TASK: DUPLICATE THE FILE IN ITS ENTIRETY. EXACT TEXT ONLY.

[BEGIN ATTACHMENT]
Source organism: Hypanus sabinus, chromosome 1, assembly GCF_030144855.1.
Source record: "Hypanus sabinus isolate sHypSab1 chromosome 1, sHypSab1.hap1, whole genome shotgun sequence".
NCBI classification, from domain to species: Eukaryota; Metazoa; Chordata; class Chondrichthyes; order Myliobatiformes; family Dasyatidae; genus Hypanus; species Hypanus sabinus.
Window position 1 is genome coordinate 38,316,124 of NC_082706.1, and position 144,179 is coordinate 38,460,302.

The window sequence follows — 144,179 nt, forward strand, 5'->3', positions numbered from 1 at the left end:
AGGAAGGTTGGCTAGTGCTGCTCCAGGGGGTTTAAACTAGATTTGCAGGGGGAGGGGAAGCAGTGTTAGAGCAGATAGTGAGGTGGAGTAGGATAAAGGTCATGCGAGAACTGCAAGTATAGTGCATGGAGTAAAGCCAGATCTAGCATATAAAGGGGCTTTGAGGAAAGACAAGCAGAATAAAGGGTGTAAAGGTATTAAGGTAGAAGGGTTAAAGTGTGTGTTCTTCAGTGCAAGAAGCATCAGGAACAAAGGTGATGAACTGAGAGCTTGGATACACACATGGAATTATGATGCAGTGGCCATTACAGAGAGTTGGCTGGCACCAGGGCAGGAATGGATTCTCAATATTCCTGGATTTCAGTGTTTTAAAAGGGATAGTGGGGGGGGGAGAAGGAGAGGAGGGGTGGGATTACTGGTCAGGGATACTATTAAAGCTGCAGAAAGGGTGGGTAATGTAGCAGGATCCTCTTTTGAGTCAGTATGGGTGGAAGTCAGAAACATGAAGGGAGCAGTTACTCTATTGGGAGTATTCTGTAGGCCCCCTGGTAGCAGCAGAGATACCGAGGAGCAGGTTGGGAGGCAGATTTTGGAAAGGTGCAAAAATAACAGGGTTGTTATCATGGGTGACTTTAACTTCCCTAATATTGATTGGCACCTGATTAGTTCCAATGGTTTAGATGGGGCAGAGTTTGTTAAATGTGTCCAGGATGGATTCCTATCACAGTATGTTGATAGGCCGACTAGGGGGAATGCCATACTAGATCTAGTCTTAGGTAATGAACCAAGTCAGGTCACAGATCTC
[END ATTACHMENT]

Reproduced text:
Source organism: Hypanus sabinus, chromosome 1, assembly GCF_030144855.1.
Source record: "Hypanus sabinus isolate sHypSab1 chromosome 1, sHypSab1.hap1, whole genome shotgun sequence".
NCBI classification, from domain to species: Eukaryota; Metazoa; Chordata; class Chondrichthyes; order Myliobatiformes; family Dasyatidae; genus Hypanus; species Hypanus sabinus.
Window position 1 is genome coordinate 38,316,124 of NC_082706.1, and position 144,179 is coordinate 38,460,302.

The window sequence follows — 144,179 nt, forward strand, 5'->3', positions numbered from 1 at the left end:
AGGAAGGTTGGCTAGTGCTGCTCCAGGGGGTTTAAACTAGATTTGCAGGGGGAGGGGAAGCAGTGTTAGAGCAGATAGTGAGGTGGAGTAGGATAAAGGTCATGCGAGAACTGCAAGTATAGTGCATGGAGTAAAGCCAGATCTAGCATATAAAGGGGCTTTGAGGAAAGACAAGCAGAATAAAGGGTGTAAAGGTATTAAGGTAGAAGGGTTAAAGTGTGTGTTCTTCAGTGCAAGAAGCATCAGGAACAAAGGTGATGAACTGAGAGCTTGGATACACACATGGAATTATGATGCAGTGGCCATTACAGAGAGTTGGCTGGCACCAGGGCAGGAATGGATTCTCAATATTCCTGGATTTCAGTGTTTTAAAAGGGATAGTGGGGGGGGGAGAAGGAGAGGAGGGGTGGGATTACTGGTCAGGGATACTATTAAAGCTGCAGAAAGGGTGGGTAATGTAGCAGGATCCTCTTTTGAGTCAGTATGGGTGGAAGTCAGAAACATGAAGGGAGCAGTTACTCTATTGGGAGTATTCTGTAGGCCCCCTGGTAGCAGCAGAGATACCGAGGAGCAGGTTGGGAGGCAGATTTTGGAAAGGTGCAAAAATAACAGGGTTGTTATCATGGGTGACTTTAACTTCCCTAATATTGATTGGCACCTGATTAGTTCCAATGGTTTAGATGGGGCAGAGTTTGTTAAATGTGTCCAGGATGGATTCCTATCACAGTATGTTGATAGGCCGACTAGGGGGAATGCCATACTAGATCTAGTCTTAGGTAATGAACCAAGTCAGGTCACAGATCTC